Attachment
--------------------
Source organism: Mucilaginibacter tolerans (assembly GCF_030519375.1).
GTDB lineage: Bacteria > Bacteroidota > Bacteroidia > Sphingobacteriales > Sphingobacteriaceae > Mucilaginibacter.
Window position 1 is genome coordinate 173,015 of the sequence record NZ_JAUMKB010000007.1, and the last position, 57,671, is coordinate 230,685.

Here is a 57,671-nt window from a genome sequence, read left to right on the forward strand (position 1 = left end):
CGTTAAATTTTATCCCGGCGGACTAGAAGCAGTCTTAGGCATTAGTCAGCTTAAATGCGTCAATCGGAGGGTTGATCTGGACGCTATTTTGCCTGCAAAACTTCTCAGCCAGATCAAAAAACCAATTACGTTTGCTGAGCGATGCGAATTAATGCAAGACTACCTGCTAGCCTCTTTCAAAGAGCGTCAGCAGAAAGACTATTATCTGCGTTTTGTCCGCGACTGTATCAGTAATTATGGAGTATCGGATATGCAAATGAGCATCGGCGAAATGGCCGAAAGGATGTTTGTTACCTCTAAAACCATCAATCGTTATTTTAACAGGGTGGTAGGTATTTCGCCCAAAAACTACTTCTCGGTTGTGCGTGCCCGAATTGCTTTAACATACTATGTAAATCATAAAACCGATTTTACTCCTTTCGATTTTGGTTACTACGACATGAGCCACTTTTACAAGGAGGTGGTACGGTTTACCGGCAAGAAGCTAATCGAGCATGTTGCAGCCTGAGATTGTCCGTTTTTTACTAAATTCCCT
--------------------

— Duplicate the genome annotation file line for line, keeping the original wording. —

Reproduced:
Source organism: Mucilaginibacter tolerans (assembly GCF_030519375.1).
GTDB lineage: Bacteria > Bacteroidota > Bacteroidia > Sphingobacteriales > Sphingobacteriaceae > Mucilaginibacter.
Window position 1 is genome coordinate 173,015 of the sequence record NZ_JAUMKB010000007.1, and the last position, 57,671, is coordinate 230,685.

Here is a 57,671-nt window from a genome sequence, read left to right on the forward strand (position 1 = left end):
CGTTAAATTTTATCCCGGCGGACTAGAAGCAGTCTTAGGCATTAGTCAGCTTAAATGCGTCAATCGGAGGGTTGATCTGGACGCTATTTTGCCTGCAAAACTTCTCAGCCAGATCAAAAAACCAATTACGTTTGCTGAGCGATGCGAATTAATGCAAGACTACCTGCTAGCCTCTTTCAAAGAGCGTCAGCAGAAAGACTATTATCTGCGTTTTGTCCGCGACTGTATCAGTAATTATGGAGTATCGGATATGCAAATGAGCATCGGCGAAATGGCCGAAAGGATGTTTGTTACCTCTAAAACCATCAATCGTTATTTTAACAGGGTGGTAGGTATTTCGCCCAAAAACTACTTCTCGGTTGTGCGTGCCCGAATTGCTTTAACATACTATGTAAATCATAAAACCGATTTTACTCCTTTCGATTTTGGTTACTACGACATGAGCCACTTTTACAAGGAGGTGGTACGGTTTACCGGCAAGAAGCTAATCGAGCATGTTGCAGCCTGAGATTGTCCGTTTTTTACTAAATTCCCT